Research on Ductile Phase Toughening of Tungsten for Fusion Reactor Materials

Chuck Henager, Pacific Northwest National Laboratory, Richland, WA 99352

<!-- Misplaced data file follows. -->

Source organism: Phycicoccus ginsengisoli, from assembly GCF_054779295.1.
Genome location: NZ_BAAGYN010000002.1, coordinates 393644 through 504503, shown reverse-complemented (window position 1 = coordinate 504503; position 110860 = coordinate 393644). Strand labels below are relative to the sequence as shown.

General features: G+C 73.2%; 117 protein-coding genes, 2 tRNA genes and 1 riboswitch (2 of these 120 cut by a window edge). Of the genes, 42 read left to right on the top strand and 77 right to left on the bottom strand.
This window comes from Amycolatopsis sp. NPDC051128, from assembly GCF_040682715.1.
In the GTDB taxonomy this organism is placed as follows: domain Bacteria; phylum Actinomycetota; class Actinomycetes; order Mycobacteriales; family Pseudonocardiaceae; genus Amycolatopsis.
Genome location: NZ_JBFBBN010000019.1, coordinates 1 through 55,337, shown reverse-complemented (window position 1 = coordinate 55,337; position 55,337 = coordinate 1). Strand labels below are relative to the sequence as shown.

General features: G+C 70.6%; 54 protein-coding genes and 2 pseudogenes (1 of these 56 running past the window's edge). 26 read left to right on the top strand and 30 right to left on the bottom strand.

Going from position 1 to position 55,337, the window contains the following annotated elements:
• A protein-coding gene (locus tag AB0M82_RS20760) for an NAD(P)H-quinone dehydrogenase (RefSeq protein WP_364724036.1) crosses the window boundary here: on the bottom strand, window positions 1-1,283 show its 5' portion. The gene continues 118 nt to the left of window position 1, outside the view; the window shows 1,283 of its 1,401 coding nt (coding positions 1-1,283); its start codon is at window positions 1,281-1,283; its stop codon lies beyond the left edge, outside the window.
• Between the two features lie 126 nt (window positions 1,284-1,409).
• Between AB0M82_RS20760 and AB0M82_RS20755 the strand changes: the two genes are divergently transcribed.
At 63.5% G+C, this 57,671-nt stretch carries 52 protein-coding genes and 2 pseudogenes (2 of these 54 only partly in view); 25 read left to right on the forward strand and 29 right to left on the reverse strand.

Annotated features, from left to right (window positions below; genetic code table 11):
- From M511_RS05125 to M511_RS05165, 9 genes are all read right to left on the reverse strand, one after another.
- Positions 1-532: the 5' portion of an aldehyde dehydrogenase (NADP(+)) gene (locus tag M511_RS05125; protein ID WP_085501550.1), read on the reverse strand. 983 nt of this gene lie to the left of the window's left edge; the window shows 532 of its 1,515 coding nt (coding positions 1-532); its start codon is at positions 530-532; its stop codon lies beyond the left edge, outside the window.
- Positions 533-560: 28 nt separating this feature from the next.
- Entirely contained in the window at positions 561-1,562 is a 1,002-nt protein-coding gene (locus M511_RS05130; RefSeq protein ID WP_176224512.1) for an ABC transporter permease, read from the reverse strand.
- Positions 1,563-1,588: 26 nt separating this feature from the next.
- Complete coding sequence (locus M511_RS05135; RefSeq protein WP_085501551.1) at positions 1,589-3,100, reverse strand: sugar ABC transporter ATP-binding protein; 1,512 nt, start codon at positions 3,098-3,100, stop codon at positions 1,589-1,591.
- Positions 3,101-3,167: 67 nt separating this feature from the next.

Since joining PNNL in 1976, Dr. Henager has worked in a variety of materials science areas, concentrating on radiation effects, mechanical properties and strength of materials, and computational materials science of interfaces and deformation in metals and alloys. He completed a year assignment to the US Department of Energy, Basic Energy Sciences, Materials Science and Engineering where he helped plan a major new initiative in Computational Materials Science in 1998. He has published over 115 papers and articles, has edited two books, and has eight U.S. Patents. He is also Adjunct Professor, Dept. of Materials Sciences, University of Washington, Seattle, WA. Some specific projects that he is involved with include: 1) PI on a 3-year project exploring the development of tough W-based composites for Fusion Reactor Materials in collaboration with UCSB, 2) PI of a project developing SiC-based alloys for advanced nuclear systems for Office of Nuclear Energy, 3) has published extensively in the area of deformation using atomistic models in metals and nanolayered materials. He has also explored radiation damage effects in materials, including nanolayered composites and SiC/SiC composites. The models deal with fundamental radiation effects, thermal conductivity, and phase stability issues, and 4) Pre-ceramic polymers and solid-state displacement reactions are being studied for joining SiC-based ceramics and composites for Office of Fusion Energy Sciences.